Commander's Palace

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Commander's Palace
2009-0301-NOLA-001-CommandersPalace.jpg
Commander's Palace, renovated and reopened
Restaurant information
Established1893
Owner(s)Brennan family
Food typeLouisiana Creole
Street address1403 Washington Ave
CityNew Orleans
StateLouisiana
Postal/ZIP Code70130
CountryUnited States
Coordinates29°55′44″N 90°05′03″W / 29.92878°N 90.08422°W / 29.92878; -90.08422Coordinates: 29°55′44″N 90°05′03″W / 29.92878°N 90.08422°W / 29.92878; -90.08422
WebsiteOfficial website

Commander's Palace is a Louisiana Creole restaurant in New Orleans, Louisiana.

History[edit]

Commander's Palace was established in 1893 in the Garden District of Uptown New Orleans at 1403 Washington Ave.[citation needed]

Emile Commander established a small saloon at the corner of Washington Avenue and Coliseum Street in 1893.[1] Within a few years he turned it into a restaurant patronized by the distinguished neighborhood families of the Garden District.[2] By 1900 Commander's Palace was attracting gourmets from all over the world. Legend has it that stored alcohol was ferried across from the adjacent cemetery during prohibition for patron beverages.

In the 1920s, Frank G. Giarratano was the owner of the restaurant. He lived above the restaurant with his wife, Rose, and their two sons. There were rumors that there were private dining rooms upstairs rented to riverboat captains, visitors, etc. The upstairs rooms were the private residence of Mr. Giarratano and his family, while the downstairs, with a separate entrance, remained a family establishment. Fearing that the restaurant business would decline from what it had been during World War II, and Giarratano's declining health, in 1944 he sold Commander's Palace to Frank and Elinor Moran, who refurbished it and carried on its tradition of excellence with an expanded menu including many recipes still used. The Morans lived in the adjacent home facing Coliseum. Weather permitting, dining on the restaurant courtyard was encouraged—around a large Goldfish/Koi pond, with a large bank of electric heaters available to ward off the chill during the mild New Orleans winters. It was during this post-WWII period that many New Orleans restaurants, including Commander's Palace, received wider national/international recognition and broader acclaim.[citation needed]

In 1969, the famous Brennan restaurant family of New Orleans purchased the restaurant and began a redesign of the interior to complement the outdoor setting. Large windows replaced walls, and custom trellises and paintings were commissioned. Through the years, additional changes have included a redesign of the courtyard area, facility expansion into the back/side property, and the removal of much of the fence that had long separated the restaurant from the neighboring owner residence.[citation needed]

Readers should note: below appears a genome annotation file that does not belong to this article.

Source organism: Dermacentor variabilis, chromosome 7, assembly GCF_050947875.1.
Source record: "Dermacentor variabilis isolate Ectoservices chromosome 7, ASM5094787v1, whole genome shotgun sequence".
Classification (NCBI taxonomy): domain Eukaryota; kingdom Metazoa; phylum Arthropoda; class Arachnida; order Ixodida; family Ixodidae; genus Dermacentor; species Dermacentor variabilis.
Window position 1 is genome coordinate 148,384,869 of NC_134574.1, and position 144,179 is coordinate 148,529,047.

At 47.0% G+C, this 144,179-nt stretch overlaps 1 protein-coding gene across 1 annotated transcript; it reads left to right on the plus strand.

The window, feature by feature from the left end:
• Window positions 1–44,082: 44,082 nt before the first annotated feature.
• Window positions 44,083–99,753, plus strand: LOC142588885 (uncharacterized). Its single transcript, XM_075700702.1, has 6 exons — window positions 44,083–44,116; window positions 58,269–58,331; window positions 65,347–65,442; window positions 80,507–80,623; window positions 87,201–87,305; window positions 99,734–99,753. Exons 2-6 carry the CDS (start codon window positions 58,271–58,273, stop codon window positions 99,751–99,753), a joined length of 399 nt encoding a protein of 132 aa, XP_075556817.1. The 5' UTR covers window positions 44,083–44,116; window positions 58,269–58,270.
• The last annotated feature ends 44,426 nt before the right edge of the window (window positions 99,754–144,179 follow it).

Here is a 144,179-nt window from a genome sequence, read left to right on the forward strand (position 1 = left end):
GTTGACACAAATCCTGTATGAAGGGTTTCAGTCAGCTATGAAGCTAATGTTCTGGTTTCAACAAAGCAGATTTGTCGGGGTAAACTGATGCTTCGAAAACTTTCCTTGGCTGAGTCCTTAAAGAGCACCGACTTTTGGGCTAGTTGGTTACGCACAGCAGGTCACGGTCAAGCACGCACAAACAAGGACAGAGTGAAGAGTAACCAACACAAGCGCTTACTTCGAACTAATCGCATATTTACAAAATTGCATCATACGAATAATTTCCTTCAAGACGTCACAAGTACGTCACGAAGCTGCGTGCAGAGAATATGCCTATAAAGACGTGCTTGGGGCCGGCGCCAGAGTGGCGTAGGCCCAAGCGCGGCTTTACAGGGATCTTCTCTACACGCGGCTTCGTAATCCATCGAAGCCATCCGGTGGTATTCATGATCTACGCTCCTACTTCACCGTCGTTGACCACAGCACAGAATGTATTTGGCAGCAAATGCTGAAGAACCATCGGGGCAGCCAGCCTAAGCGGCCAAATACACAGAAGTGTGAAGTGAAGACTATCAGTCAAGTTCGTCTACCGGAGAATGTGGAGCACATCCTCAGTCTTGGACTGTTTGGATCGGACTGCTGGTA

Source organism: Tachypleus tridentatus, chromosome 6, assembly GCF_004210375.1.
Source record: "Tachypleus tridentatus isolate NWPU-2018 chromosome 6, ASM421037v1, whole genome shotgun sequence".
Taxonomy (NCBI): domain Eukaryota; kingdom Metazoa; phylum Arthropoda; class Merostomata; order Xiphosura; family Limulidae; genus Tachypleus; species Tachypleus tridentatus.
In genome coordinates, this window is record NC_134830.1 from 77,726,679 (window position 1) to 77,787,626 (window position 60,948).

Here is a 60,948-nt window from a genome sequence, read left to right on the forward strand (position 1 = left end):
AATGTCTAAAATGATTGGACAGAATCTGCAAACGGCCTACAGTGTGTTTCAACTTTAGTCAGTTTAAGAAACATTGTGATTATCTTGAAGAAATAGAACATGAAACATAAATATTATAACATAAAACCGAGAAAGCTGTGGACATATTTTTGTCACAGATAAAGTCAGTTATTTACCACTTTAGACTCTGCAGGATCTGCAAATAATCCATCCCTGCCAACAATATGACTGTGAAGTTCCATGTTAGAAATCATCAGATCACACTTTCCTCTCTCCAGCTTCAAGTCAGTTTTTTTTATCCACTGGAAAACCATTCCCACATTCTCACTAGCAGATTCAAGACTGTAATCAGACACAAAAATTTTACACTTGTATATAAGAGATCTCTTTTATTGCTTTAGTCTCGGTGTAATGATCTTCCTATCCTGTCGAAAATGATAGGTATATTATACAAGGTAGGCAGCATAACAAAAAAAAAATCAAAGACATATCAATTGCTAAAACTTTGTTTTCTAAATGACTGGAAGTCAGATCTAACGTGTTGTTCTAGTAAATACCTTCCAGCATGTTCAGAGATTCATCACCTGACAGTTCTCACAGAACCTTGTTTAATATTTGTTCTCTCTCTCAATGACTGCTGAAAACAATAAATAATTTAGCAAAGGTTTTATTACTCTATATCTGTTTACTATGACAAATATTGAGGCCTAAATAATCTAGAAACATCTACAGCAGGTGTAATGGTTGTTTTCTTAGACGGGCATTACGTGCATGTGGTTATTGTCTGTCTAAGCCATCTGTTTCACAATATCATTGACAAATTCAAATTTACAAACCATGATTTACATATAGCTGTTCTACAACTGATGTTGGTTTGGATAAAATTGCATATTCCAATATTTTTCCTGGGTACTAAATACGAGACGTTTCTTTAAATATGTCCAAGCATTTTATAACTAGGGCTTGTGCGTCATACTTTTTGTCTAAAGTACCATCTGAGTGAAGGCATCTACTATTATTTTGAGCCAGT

From 2001 to 2003, the restaurant hosted the Turner South series Off The Menu. Many of the segments were based on hunting and then turning the day's catch into a five-star dinner.[3]

Commander's Palace undergoing post-Katrina repair work, May 2006

The restaurant suffered extensive damage due to Hurricane Katrina in 2005. After a full renovation, it re-opened on October 1, 2006.[citation needed]

Awards and honors[edit]

In 2013, Executive Chef Tory McPhail won the James Beard Foundation Award for Best Chef: South. In 1996, the Foundation awarded the Most Outstanding Restaurant honor to the restaurant. Other James Beard Awards include Lifetime Achievement Award (Ella Brennan) 2009, Outstanding Service Award 1993, and Best Chef, Southeast Region (Jamie Shannon) 1999.[4]

Since 2012, Commander's Palace has been a recipient of the Wine Spectator Grand Award.[5] Zagat has listed Commander's Palace as the “Most Popular Restaurant in New Orleans” for 18 years. In 2008, the restaurant was inducted into the Culinary Institute of America Hall of Fame.[6]

Recent Commander's Palace accolades include 10 Best New Orleans Restaurants by Nola.com, 100 Best Wine Restaurants by Wine Enthusiast and the number one wine list in the U.S. by The Daily Meal.[citation needed]

See also[edit]

References[edit]

  1. ^ Beaman, Greg. "Emile Commander: Before the Palace". Our House Stories. Our House Stories. Archived from the original on 2015-02-09. Retrieved July 24, 2013.
  2. ^ Times-Picayune. 1880: "Humble beginnings for Commander's Palace, a landmark New Orleans restaurant." September 16, 2011. [1]
  3. ^ "Chef Tory McPhail - Commander's Palace". New Orleans Online. Retrieved 26 May 2015.
  4. ^ Anderson, Brett (May 5, 2015). "James Beard Award winning restaurants in New Orleans". The Times-Picayune. Archived from the original on 2015-07-15.
  5. ^ "Commander's Palace". Wine Spectator. 2015-01-01. Retrieved 2015-08-19.
  6. ^ "COMMANDER'S PALACE: CIA OF THE SOUTH". Archived from the original on 2014-11-11. Retrieved 2014-11-10.

External links[edit]